Late March 26, a federal appeals court further blocked a Texas law that would allow police officers to arrest people suspected of being in the country illegally.

In a 2-1 ruling issued minutes before midnight, a panel of judges from the 5th U.S. Circuit Court of Appeals denied Texas’ request to allow the law, known as Senate Bill 4, to take effect as a legal battle continues. The court is scheduled to hear arguments April 3 on the legality of SB 4.

One week earlier, the U.S. Supreme Court briefly allowed SB 4 to take effect March 19 before it was halted by the appeals court.

The background

SB 4 would allow state and local law enforcement to arrest migrants suspected of illegally crossing the Texas-Mexico border. Undocumented immigrants would face up to six months in jail or a $2,000 fine, while repeat offenders could face felony charges.

Judges could essentially deport migrants by ordering them to return to Mexico, regardless of their nationality.

The Biden administration and several immigrant advocacy groups sued Texas over SB 4, arguing the controversial law undermines the federal government’s ability to enforce immigration restrictions and harms relations with foreign countries.

Gov. Greg Abbott and other top Texas Republicans have frequently criticized President Joe Biden’s border policies and said the law is necessary to curb an “invasion” by migrants and drug cartels.

During a March 20 hearing, Texas Solicitor General Aaron Lloyd Nielson asked the 5th Circuit court to uphold SB 4, asserting that the state has “a right to defend itself” against record illegal border crossings. The Texas Attorney General’s Office did not respond to a request for comment March 27.

What you need to know

“For nearly 150 years, the Supreme Court has held that the power to control immigration—the entry, admission and removal of noncitizens—is exclusively a federal power,” Chief Judge Priscilla Richman wrote in the ruling. “Despite this fundamental axiom, SB 4 creates separate, distinct state criminal offenses and related procedures regarding unauthorized entry of noncitizens into Texas from outside the country and their removal.”

Richman also noted that SB 4 gives Texas judges “unilateral power” to order undocumented migrants to cross into Mexico without input from federal immigration officials.

“A large number of noncitizens who crossed into Texas from Mexico are not citizen or residents of Mexico,” the order reads. “Nevertheless, under Texas law they would be removed to Mexico. The United States would have no voice in the matter.”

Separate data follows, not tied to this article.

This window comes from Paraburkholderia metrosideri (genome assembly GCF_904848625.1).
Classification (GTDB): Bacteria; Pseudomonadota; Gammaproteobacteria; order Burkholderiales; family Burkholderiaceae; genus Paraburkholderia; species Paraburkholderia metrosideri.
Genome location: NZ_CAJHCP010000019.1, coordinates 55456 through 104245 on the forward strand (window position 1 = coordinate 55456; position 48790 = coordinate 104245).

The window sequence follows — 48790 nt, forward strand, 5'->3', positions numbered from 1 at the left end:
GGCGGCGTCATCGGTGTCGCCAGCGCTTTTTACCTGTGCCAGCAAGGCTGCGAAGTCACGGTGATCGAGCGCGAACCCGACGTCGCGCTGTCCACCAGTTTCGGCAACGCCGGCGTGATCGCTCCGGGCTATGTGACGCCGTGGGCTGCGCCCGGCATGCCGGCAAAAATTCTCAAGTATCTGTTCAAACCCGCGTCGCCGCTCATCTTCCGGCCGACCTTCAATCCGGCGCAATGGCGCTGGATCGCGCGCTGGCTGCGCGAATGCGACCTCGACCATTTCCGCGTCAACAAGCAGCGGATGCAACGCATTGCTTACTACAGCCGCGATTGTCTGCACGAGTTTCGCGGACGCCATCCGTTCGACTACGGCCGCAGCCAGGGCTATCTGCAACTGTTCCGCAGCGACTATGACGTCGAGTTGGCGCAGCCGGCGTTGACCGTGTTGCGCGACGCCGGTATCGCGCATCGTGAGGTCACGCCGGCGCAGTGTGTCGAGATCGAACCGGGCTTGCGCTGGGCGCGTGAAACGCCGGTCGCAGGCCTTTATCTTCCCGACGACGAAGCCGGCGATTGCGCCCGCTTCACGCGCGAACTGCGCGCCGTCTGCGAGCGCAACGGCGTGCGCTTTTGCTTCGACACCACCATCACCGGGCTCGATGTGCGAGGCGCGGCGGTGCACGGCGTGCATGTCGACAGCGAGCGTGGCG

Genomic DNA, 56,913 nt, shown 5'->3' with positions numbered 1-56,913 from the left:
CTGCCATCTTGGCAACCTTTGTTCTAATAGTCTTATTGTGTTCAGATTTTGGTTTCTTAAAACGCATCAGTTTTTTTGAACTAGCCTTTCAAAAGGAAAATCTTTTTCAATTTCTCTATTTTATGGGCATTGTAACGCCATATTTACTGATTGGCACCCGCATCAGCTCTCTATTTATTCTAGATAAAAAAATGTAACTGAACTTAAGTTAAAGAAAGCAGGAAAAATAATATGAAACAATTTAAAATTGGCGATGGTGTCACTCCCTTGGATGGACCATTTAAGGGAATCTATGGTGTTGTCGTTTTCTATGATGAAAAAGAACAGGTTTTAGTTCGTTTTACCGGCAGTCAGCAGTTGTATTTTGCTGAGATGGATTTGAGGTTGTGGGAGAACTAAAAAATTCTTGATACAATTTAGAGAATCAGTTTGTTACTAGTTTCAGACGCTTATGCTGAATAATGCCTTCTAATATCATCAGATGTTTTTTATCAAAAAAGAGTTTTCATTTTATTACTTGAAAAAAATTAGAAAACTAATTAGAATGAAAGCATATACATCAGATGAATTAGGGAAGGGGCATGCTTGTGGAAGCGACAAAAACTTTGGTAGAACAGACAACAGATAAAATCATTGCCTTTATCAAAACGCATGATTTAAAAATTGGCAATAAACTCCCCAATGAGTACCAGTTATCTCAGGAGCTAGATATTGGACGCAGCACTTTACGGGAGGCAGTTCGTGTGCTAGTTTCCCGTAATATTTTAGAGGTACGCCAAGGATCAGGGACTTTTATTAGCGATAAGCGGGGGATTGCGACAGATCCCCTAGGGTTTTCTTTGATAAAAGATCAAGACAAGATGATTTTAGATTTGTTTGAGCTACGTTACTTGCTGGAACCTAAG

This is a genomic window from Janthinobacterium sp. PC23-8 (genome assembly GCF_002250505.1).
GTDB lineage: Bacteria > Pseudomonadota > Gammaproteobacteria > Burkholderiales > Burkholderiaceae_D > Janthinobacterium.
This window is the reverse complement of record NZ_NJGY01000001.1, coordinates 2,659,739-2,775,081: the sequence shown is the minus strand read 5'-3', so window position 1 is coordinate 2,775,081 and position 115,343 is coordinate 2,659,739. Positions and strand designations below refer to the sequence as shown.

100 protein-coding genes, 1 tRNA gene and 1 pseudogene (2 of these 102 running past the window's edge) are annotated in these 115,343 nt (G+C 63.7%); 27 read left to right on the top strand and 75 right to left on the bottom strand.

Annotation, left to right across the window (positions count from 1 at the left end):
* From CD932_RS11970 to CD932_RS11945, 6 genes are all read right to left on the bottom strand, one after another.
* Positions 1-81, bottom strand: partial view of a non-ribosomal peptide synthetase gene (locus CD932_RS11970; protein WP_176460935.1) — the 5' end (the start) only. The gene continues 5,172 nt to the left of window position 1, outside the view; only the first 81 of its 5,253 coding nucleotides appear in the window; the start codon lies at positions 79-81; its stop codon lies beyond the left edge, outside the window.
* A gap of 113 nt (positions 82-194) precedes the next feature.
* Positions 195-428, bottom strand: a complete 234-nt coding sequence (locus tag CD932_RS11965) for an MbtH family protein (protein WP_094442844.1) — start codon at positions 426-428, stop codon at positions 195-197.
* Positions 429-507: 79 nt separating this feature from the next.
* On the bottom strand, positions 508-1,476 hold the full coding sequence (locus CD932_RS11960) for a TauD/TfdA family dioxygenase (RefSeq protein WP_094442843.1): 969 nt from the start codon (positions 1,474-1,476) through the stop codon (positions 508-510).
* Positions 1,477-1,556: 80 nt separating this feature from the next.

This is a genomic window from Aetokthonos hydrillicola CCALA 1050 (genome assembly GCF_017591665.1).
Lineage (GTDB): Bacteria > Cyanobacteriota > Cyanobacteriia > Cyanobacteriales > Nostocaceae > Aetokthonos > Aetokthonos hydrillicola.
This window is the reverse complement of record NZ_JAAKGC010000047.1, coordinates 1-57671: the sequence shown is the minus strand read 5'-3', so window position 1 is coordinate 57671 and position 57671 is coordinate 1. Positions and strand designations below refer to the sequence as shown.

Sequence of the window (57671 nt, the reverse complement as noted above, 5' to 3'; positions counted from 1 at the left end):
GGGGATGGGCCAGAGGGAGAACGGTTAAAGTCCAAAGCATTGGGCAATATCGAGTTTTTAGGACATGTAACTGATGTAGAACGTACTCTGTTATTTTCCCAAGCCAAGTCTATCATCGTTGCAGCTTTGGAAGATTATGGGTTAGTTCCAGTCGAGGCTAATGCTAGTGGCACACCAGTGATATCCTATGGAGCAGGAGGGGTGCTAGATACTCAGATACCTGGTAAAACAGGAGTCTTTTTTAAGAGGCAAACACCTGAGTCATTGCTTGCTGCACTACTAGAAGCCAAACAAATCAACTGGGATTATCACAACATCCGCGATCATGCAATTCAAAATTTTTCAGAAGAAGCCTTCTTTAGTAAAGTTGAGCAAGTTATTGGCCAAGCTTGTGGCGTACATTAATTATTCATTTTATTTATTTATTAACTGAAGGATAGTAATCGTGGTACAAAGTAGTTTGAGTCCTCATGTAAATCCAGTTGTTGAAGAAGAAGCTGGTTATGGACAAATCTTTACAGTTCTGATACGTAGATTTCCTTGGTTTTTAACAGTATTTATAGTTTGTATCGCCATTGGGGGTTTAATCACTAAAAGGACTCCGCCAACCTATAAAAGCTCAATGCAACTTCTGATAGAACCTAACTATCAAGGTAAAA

On March 21, the Mexican government filed a brief warning that allowing SB 4 to take effect would cause “substantial tension” with the United States. Mexican officials have said they will not accept deportations from Texas.

Immigrant rights organizations celebrated the appeals court’s decision.

“[The ruling] is the first step towards securing accountability for the state of Texas for risking the health, safety, and standards of Texas residents,” said Jennifer Babaie, the director of advocacy and legal services for the El Paso-based Las Americas Immigrant Advocacy Center. “Today’s decision is not the end of this legal battle, and immigrants and Texans of color across our state should remain vigilant, know their rights and have a plan to protect themselves and their families. We will not stop fighting until this law is struck down for good.”

Another viewpoint

In a dissenting opinion, Judge Andrew Oldham, who formerly served as Abbott’s general counsel, argued that “this entire case is based on hypotheticals” because Texas officials have not yet made arrests or deported migrants under SB 4.

Oldham wrote the court should allow SB 4 to take effect and reconsider the case in the future if “an actual conflict [arises] between state and federal law.”

“Enforcement of SB 4 will decrease illegal border crossings and associated harms like drug and human trafficking,” he wrote. “That decrease is obviously in the public interest, especially since the influx of illegal immigrants affects many more states than just Texas.”

Looking ahead

Lawyers for Texas, the U.S. Department of Justice, El Paso County and the American Civil Liberties Union are expected to present arguments to the same three-judge panel April 3 in New Orleans.

The case could later return to the Supreme Court.